Wikipedia talk:WikiProject Scouting

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WikiProject Scouting (Rated Project-class)
WikiProject icon Wikipedia:WikiProject Scouting is part of the Scouting WikiProject, an effort to build a comprehensive and detailed guide to Scouting and Guiding on the Wikipedia. This includes but is not limited to boy and girl organizations, WAGGGS and WOSM organizations as well as those not so affiliated, country and region-specific topics, and anything else related to Scouting. If you would like to participate, you can edit the article attached to this page, or visit the project page, where you can join the project and/or contribute to the discussion.
 Project  This page does not require a rating on the project's quality scale.
 
Article Content, remarks
Scouting Describes the movement of Scouting: history (founding, growth), activities one does in Scouting, organization, should cover both male & mixed sections (Scouts and Cubs) and female only (Girl Guides and Brownies), younger/older sections, international
Scout Movement redirect to Scouting
Scout (Scout Movement) About the members, boys or girls aged 11-17 years, activities they do in Scouting, the Scout section, Troop/Patrol, Scout Law, Motto, Uniform. Not about history, not about the organization or movement.
Scout remains disambiguation page
Girl Guide and Girl Scout About the members of Girl Guiding (Girl Scouting in the USA and some other countries)
Girl Guide, Girl Scout redirect to GG&GS (US line of thinking)
Cub Scout, Brownie (Girl Guides) About the little boy/girl
Robert Baden-Powell, 1st Baron Baden-Powell About the person Baden-Powell, and his personal history. Not about the Scout movement other than his input/influence. Lots of redirects here, btw.
Boy Scouts, Girl Guides, etc General summary pages that have see also links to other Scouting pages. Used to avoid to lead users to more indepth articles, no longer disambiguation pages due to all the confusion of different naming conventions. All other plurals redirect to the singular per Wikipedia standard, not to Scouting or a separate organization oriented article
WOSM, WAGGGS Articles about the current international organization. Not about the Scouting movement, history pertaining to the organization only.

24th World Scout Jamboree[edit]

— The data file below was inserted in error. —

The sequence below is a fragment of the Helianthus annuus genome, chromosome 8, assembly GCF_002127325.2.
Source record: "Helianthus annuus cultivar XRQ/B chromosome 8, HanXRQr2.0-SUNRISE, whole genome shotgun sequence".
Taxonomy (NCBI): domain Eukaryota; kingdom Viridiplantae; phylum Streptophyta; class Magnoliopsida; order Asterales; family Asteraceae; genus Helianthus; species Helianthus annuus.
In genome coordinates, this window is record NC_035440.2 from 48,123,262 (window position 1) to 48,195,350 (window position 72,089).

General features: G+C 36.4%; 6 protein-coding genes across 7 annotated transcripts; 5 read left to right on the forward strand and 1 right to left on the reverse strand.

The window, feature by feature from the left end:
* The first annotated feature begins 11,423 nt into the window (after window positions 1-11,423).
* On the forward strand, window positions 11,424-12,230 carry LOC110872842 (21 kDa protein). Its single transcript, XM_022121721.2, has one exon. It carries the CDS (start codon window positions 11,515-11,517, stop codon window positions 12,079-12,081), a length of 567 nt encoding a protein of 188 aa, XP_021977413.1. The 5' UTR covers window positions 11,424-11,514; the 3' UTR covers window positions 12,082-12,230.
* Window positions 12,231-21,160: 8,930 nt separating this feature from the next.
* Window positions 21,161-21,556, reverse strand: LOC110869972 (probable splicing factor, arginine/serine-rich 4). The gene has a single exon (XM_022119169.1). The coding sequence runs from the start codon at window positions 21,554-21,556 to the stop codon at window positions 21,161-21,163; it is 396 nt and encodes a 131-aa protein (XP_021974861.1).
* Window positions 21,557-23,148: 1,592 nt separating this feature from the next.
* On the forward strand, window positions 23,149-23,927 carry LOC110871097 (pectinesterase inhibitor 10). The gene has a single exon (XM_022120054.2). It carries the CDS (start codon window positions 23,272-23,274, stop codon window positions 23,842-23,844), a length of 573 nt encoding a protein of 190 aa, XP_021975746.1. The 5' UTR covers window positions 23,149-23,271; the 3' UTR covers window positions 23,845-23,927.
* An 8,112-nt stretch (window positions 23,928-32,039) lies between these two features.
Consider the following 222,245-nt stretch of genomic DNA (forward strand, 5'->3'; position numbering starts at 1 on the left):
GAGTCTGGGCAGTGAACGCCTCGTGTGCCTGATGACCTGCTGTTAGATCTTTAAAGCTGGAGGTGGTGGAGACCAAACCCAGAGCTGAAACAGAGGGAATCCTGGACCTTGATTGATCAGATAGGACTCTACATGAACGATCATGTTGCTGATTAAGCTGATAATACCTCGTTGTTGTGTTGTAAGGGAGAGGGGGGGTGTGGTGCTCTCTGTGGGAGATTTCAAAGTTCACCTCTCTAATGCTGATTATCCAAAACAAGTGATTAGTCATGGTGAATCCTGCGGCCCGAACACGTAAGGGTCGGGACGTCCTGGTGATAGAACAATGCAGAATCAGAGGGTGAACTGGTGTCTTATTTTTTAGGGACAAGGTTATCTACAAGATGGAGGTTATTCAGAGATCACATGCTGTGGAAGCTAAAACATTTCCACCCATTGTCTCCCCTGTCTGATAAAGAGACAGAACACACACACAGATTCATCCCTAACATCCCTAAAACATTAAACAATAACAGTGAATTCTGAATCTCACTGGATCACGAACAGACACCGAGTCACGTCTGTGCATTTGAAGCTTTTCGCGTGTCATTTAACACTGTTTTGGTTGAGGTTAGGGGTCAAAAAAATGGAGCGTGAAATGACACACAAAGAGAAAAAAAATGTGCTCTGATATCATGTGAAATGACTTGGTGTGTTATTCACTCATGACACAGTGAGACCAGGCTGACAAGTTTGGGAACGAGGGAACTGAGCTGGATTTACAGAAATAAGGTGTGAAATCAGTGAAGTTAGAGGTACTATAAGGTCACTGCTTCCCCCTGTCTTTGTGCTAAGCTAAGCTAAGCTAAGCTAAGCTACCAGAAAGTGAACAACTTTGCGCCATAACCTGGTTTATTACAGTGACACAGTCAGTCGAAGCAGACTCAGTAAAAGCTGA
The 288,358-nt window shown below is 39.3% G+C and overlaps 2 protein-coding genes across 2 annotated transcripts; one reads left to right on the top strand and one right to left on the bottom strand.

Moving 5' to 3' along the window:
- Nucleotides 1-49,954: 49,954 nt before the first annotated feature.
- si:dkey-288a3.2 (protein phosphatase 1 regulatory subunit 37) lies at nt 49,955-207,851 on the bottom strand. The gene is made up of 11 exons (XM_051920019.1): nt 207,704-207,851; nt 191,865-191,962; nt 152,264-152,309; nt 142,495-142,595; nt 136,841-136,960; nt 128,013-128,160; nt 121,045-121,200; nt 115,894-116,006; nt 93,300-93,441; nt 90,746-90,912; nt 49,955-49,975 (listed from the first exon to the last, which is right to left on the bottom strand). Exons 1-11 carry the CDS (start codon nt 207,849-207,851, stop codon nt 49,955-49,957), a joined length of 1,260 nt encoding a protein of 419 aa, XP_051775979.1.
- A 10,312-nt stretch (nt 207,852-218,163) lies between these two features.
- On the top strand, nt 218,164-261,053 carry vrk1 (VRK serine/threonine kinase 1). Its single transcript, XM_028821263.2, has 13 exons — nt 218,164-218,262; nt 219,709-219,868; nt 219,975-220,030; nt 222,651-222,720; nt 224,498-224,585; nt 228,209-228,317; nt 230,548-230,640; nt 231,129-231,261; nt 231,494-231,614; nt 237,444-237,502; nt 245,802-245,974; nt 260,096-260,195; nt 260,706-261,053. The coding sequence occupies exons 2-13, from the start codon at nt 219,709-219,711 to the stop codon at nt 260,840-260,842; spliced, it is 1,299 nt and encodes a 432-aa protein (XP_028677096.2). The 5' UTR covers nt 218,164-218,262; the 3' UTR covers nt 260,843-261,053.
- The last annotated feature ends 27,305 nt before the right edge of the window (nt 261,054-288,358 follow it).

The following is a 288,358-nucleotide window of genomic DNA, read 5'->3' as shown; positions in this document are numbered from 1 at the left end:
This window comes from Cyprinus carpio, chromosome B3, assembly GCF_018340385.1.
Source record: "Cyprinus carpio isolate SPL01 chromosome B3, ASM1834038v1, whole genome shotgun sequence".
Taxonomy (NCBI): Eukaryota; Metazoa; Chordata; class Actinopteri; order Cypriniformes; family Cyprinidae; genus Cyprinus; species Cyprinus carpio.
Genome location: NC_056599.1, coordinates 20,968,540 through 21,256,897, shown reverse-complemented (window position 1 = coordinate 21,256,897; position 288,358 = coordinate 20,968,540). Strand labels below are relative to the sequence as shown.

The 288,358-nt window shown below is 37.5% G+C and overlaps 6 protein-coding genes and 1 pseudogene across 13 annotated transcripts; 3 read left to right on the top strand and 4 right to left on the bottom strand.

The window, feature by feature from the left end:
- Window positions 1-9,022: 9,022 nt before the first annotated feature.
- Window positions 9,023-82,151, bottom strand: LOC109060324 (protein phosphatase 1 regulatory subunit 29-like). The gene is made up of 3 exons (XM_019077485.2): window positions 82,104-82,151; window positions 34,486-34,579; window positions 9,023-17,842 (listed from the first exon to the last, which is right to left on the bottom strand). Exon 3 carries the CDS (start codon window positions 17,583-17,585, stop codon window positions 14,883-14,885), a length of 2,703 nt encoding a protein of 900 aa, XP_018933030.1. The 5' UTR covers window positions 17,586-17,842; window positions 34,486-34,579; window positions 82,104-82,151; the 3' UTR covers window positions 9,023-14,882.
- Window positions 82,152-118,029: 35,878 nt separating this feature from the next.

How would you folks feel about submitting this one for page protection to admins? Two years off and it is already getting promotionally fluffed. #'Murica. --Kintetsubuffalo (talk) 13:32, 22 August 2017 (UTC)

Well, that happened once. It should be sufficent to contact the contributor, who seems to be part of the Jamboree team. If that doesn't work, a direct contact with the Jamboree mamangement team could help; that was quite succesfull concerning unlicensed image usage on the website of the World Scout Moot 2017. --jergen (talk) 09:23, 23 August 2017 (UTC)

new edits to WOSM[edit]

Is https://en.wikipedia.org/w/index.php?title=World_Organization_of_the_Scout_Movement&curid=104809&diff=799698508&oldid=799697539 a real thing or a vanity edit?--Kintetsubuffalo (talk) 15:38, 9 September 2017 (UTC)

Could be real, see https://www.scout.org/governance for the organizational structure. Says one member of the WSF board.Naraht (talk) 19:27, 9 September 2017 (UTC)

Good news for once![edit]

http://www.dailytelegraph.com.au/news/nsw/scouts-enjoys-comeback-as-parents-want-kids-off-devices/news-story/271bd8f9f3bd9dcf5f26a5c17388d781 Scouts enjoys comeback as parents want kids off devices--Kintetsubuffalo (talk) 00:13, 16 September 2017 (UTC)

Clicking Kintetsubuffalo's link took me to a paywall, but doing a Google search for "Scouts Australia news" brought up a readable version. I'm sure there's a technical explanation. Curious that the figure they use is "recruitments" rather than an increase in the total number of members (perhaps there isn't one). Alansplodge (talk) 08:53, 17 September 2017 (UTC)

Now girls can be Boy Scouts of America![edit]

On October 11, 2017, the BSA announced that girls would be allowed to become Cub Scouts, starting in 2018, and that in 2019, a separate program for older girls will be available, enabling girls to earn the rank of Eagle Scout.[1][2]